Today TaxMama hears from Emilia in the TaxQuips Forum with an interesting situation. Emilia and her husband are US citizens working in Peru. Her husband is taking a temporary assignment in Mexico – and needs to prepare a Form 8802. They are confused about some of the rules – and IRS does not offer clear guidance.
Interesting. I’ve never seen this Form 8802 before. Thanks for the introduction. Looking at the 4th page, there IS a place/code for Mexico. There isn’t one for Peru. Mike Emeigh, the NC TaxPro explains that the US doesn’t have a tax treaty with Peru. Mike provides a detailed explanation about this certification process.
Looking at the instructions on Form 8802 for the Form 1116, yes, it’s pretty clear that the question about being entitled to the Foreign Tax Credit is general. IRS just wants to know that as an American taxpayer, you really are entitled to that tax credit. So give them as much paper as they can possibly have.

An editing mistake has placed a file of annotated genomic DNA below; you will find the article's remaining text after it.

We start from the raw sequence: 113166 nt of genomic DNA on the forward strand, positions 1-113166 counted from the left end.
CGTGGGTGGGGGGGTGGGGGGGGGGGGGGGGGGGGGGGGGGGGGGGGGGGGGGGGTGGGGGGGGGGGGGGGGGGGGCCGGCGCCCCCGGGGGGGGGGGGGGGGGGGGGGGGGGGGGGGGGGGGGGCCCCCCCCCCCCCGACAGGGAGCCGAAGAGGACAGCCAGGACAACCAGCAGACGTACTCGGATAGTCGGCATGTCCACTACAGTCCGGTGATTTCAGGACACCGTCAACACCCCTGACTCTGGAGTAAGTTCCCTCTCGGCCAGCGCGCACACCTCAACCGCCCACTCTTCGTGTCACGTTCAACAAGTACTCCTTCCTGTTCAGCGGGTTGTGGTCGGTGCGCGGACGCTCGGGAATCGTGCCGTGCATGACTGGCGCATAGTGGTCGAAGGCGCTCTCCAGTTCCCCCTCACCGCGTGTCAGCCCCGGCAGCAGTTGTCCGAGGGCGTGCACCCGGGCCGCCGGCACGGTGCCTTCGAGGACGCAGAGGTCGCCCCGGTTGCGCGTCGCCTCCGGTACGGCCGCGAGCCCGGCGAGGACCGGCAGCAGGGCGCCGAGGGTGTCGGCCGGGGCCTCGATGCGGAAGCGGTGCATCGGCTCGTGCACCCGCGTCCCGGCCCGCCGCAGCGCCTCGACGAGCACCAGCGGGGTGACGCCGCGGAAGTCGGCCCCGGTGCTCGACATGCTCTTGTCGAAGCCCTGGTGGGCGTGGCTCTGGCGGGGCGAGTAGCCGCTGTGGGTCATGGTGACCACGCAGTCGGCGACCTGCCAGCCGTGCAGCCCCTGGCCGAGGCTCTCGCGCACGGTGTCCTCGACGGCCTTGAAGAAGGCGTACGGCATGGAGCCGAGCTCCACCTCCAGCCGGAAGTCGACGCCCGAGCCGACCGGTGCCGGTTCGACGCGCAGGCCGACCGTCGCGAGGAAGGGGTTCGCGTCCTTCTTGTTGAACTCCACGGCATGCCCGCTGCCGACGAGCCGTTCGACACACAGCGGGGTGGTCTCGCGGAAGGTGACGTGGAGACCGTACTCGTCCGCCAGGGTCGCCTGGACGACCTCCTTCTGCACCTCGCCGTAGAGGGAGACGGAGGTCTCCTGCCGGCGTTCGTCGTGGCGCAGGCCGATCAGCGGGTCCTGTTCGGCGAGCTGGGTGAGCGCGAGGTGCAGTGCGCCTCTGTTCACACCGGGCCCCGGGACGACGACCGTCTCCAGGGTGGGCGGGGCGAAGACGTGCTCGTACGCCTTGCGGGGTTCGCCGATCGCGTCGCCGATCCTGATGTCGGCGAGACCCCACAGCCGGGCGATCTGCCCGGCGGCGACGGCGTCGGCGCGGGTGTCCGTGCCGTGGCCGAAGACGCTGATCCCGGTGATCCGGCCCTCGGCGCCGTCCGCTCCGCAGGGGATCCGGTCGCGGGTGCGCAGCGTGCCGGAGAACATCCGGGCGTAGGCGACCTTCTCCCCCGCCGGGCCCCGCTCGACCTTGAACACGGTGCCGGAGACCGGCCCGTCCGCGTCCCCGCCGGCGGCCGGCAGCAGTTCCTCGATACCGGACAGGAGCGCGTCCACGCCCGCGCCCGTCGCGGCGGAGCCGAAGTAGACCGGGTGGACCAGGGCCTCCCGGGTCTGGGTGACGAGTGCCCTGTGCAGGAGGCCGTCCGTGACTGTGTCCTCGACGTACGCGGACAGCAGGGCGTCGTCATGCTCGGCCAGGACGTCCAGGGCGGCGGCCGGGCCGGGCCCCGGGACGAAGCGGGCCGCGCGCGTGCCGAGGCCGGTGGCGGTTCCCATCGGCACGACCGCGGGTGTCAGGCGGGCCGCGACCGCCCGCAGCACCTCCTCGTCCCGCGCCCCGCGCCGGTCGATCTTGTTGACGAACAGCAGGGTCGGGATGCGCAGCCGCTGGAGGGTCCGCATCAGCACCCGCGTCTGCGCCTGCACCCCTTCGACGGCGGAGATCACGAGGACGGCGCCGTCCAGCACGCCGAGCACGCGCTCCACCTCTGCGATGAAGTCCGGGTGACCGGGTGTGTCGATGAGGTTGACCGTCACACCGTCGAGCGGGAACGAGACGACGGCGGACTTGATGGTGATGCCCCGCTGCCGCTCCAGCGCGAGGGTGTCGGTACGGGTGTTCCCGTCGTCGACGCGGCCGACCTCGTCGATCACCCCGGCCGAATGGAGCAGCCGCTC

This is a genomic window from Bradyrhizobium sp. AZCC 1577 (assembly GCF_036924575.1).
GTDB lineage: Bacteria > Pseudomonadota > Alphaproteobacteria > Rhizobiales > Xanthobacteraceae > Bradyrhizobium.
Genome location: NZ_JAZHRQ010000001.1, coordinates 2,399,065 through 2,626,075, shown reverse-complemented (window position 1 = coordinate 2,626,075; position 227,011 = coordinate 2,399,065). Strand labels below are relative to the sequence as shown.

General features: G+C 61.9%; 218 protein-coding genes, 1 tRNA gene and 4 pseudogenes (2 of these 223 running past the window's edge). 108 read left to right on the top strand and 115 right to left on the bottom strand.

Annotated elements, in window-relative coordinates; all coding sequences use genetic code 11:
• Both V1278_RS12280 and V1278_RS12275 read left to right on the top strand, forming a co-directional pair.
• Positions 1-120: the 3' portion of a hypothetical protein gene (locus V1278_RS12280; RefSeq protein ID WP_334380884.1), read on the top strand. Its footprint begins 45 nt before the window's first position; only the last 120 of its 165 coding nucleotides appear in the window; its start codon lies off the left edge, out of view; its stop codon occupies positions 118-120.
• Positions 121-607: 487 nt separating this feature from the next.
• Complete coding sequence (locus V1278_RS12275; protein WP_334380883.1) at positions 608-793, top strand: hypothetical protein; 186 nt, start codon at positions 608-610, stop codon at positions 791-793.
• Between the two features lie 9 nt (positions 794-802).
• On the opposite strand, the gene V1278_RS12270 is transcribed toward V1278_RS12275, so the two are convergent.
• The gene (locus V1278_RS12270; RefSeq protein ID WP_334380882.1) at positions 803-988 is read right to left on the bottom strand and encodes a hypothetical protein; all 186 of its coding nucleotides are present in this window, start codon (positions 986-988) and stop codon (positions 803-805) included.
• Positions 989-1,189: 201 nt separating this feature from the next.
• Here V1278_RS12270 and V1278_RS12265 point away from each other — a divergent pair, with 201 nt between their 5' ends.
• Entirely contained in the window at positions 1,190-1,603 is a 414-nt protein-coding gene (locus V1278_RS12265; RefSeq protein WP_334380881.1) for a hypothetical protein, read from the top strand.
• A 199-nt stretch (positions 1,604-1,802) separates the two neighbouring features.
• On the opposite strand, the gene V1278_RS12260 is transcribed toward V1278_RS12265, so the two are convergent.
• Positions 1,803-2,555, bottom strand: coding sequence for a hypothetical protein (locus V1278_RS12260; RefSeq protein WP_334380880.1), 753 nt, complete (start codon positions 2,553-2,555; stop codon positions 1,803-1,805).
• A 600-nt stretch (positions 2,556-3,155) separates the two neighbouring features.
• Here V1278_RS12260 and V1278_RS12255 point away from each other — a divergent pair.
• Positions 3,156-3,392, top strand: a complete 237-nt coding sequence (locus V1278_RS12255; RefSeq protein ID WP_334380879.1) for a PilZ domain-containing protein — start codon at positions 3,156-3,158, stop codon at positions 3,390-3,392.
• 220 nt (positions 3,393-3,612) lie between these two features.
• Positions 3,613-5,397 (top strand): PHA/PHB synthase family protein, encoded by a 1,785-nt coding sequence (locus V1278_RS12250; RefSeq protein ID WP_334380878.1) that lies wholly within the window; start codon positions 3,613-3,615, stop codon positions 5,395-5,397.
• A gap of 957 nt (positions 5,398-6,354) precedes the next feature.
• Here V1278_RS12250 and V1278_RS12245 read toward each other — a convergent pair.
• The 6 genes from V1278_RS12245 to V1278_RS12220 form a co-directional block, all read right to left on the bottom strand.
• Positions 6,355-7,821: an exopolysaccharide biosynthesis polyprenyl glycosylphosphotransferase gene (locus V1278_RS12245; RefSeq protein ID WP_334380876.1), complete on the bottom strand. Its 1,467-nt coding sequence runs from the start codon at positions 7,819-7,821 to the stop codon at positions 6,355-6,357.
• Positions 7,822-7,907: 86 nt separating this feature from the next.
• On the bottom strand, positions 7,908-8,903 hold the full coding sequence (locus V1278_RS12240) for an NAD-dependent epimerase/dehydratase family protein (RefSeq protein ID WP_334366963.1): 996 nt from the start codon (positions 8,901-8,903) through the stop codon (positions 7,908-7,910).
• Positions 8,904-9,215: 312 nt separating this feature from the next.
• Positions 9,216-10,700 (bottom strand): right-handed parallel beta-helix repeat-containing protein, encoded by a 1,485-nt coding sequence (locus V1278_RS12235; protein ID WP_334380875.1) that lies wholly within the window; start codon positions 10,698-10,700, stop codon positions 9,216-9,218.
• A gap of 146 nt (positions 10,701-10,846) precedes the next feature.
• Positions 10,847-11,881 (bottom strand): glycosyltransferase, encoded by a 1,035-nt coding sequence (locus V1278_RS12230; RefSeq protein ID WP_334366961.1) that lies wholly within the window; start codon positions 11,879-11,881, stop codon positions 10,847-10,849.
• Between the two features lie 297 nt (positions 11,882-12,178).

Mike explains that Emilia and her husband need to provide documentation to demonstrate that they were not taxed as Peruvian residents, but rather as US residents, on the income taxed by Peru for which they are claiming a foreign tax credit on Form 1116. That’s what they will have to provide to the IRS as an attachment to Form 8802.
When it comes to explanations, use tabs to identify each set of documents – and a table of contents that describes each one. Usually, it helps. Other times, some bureaucrat gets his/her hands on it and doesn’t even read the docs – sending a request for the docs that are already there.
And remember, you can find answers to all kinds of questions about foreign tax considerations and other tax issues, free. Where? Where else? At www.TaxMama.com.[Note: If you were subscribed to the e-mailed TaxQuips, you’d be getting other exciting news and tips by e-mail, that never appear on the site. Please click on the join TaxMama.com link – it’s free!]
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